• The young Garlic Vine leaves, since they are so soft and tender, can be chopped up and used in food like you would use chives.
  • The older Garlic Vine leaves can still be chopped up and used fresh like the younger leaves. Since they are tougher than the younger leaves, they can also be crushed for use in food.
  • The older leaves can also be dried and turned into powder for use the same way you would use garlic powder in food.
  • The flowers of Garlic Vine can also be eaten, much like zucchini flowers are eaten. The taste and texture of the flowers are much better when they are younger, and can have a crispy texture with a fruity or sweet garlicky taste.
  • As the flowers get older, the texture won’t be as nice and the flavor will fade.

Garlic Vine Medicinal Uses

mansoa allicea garlic vine

In addition to its gastronomic versatility, garlic vine has also been used in the medicinal traditions of the indigenous Amazonian tribes.

This is not medical advice. Always consult your doctor before taking any medicine, natural or otherwise. 

It has been used in traditional medicine to potentially alleviate the symptoms of fevers, colds, flu symptoms, and respiratory issues, as well as arthritis and other rheumatic and inflammatory issues.

As with true garlic, False Garlic is sometimes used to alleviate symptoms of high cholesterol, constipation, and indigestion.

The traditional ways of preparing and taking False Garlic is by infusion, decoction, tincture or capsule.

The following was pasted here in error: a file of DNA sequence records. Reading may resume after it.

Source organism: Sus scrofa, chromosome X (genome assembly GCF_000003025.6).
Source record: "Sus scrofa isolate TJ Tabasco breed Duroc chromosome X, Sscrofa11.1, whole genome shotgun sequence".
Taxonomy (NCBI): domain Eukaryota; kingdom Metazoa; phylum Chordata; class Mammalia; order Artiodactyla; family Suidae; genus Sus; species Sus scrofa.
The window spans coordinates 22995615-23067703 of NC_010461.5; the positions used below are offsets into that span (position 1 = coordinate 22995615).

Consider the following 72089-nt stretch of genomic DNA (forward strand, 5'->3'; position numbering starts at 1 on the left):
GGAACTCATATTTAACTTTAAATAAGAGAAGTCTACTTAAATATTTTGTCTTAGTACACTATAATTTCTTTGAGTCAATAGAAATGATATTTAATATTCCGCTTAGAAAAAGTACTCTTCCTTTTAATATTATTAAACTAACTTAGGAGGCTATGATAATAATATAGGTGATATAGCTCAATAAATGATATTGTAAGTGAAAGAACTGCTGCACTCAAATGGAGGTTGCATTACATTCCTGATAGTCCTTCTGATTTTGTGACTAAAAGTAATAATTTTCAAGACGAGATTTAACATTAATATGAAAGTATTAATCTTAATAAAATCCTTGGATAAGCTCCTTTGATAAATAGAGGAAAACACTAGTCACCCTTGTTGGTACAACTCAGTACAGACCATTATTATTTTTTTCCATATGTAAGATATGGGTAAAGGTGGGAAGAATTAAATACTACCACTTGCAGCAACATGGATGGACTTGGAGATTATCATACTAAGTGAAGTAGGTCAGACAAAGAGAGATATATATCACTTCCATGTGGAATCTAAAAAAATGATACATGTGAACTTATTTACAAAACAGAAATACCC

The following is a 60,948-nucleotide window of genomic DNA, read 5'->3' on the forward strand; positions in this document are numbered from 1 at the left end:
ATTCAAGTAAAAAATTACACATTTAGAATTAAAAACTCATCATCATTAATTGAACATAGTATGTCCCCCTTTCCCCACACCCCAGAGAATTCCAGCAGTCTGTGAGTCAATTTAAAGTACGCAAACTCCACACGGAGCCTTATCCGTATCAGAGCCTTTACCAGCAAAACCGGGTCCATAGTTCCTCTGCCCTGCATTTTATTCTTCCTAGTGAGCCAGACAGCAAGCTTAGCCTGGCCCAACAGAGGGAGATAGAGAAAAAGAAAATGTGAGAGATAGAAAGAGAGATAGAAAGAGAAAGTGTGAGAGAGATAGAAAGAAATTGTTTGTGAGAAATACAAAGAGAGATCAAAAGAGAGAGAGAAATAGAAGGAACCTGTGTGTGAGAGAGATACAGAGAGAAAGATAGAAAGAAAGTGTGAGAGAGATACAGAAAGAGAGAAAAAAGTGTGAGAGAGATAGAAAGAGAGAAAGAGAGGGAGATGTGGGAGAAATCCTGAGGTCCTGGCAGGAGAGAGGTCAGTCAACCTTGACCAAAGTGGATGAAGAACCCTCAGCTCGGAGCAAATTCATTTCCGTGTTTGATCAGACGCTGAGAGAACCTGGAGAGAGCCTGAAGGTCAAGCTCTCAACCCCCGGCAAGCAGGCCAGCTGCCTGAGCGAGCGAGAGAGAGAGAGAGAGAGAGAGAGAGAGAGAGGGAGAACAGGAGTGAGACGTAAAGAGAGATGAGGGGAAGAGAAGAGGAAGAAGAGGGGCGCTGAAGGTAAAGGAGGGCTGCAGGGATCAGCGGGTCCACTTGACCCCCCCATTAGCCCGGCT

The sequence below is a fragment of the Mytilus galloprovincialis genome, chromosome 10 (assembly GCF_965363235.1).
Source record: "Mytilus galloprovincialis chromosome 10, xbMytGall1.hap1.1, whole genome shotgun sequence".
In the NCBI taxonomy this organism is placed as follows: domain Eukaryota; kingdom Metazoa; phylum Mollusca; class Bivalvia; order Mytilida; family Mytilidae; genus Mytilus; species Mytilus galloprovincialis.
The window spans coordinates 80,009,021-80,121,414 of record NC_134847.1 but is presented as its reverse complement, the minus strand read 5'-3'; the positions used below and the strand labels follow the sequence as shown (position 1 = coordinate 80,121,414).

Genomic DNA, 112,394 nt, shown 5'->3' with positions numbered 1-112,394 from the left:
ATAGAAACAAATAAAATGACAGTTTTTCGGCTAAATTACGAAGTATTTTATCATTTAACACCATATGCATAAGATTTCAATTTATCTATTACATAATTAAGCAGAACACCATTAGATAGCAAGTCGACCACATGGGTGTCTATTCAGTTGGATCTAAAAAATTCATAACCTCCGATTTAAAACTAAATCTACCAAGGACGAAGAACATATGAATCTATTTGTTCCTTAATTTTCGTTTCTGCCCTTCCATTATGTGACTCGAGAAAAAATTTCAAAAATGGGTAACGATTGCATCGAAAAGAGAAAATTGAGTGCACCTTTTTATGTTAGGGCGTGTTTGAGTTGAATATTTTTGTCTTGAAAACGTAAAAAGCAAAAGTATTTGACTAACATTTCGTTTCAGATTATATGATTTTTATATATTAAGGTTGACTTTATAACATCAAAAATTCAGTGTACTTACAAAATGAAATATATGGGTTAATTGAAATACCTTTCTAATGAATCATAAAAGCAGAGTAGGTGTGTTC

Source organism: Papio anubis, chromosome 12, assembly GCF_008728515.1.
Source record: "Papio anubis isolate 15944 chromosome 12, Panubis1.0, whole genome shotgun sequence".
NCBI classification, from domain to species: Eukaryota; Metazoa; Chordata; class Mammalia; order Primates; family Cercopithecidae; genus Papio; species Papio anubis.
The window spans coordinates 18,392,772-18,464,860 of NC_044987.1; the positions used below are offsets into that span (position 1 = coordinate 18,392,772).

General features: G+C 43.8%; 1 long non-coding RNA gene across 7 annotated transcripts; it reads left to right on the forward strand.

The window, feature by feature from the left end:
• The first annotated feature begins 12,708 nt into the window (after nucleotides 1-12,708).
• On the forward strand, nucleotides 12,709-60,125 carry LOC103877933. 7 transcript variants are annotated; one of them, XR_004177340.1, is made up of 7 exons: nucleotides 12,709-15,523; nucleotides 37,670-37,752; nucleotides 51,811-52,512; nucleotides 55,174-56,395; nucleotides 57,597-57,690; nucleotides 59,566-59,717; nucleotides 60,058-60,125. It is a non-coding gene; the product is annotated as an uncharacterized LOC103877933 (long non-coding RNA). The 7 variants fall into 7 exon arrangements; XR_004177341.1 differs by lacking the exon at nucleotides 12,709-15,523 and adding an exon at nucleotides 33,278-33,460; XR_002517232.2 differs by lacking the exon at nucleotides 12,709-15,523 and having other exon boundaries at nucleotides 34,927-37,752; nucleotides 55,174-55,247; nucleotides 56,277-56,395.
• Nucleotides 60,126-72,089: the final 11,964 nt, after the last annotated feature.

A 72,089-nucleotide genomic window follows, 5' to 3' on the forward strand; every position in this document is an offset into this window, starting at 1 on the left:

• The fresh leaves are usually used to make an infusion or tea to help with sickness or inflammatory issues.
  • The bark or roots of False Garlic are usually used in decoctions or tinctures, which may aid in the treatment of illnesses, inflammation, or as a laxative or antispasmodic.
  • The leaves can also be added to a bath to help fight aches, pains, cramps, fatigue, and fever
  • Crushed leaves are applied to the forehead to help with headaches.
  • Leaves were traditionally applied to the body as an insect or snake repellent.

Since False Garlic shares some of the same compounds as true garlic, it is also thought to be potentially helpful in treating high cholesterol as well as being an antioxidant and anti-inflammatory agent.

In some traditional medicine, it is also used as an antifungal, diuretic, and for treating diabetes. If you wish to use Garlic Vine as holistic medicine, please make sure to contact your doctor to make sure it is OK for you before adding anything to your medical repertoire or going off any medicines.

This is not meant to be medical advice, but more as a presentation of traditional medical practices of some of the Amazonian native tribes.

mansoa allicea garlic vine

Will You Grow a Garlic Vine?

Mansoa allicea, also known as Garlic Vine or False Garlic, is a beautiful and eye-catching addition to any garden. It loves a warm and sunny garden the best, although it can be grown in pots in more temperate climates.

The biggest requirement for it, though, is a sturdy and high place to climb up as it grows, since it gets up to five feet tall, occasionally reaching heights of eight feet.

Garlic vine’s stunning beauty and garlicky smell belie its many uses, and despite being no relation to the Allium family, it can still be used to season food and in traditional indigenous medical practices. Hopefully, all this information gave you a better idea of the versatility of the Garlic Vine.


  • Jack of all trades, master of some. Wild garden grower. Loves creating stuff. From food forests and survival gardens to soap and yoghurt. A girl on a farm with two kids and one husband (yep, just one - although another one would be handy). Weirdly enjoys fixing fences and digging holes. Qualified permaculture teacher and garden go-to.

Suzanne Harris

Wednesday 12th of August 2020

I love all your photos in this article. Looks like a beautiful plant to grow to cover up old sheds, trees, fences and shade houses.


Thursday 20th of August 2020

The Garlic Vine sure packs a punch when it comes to color!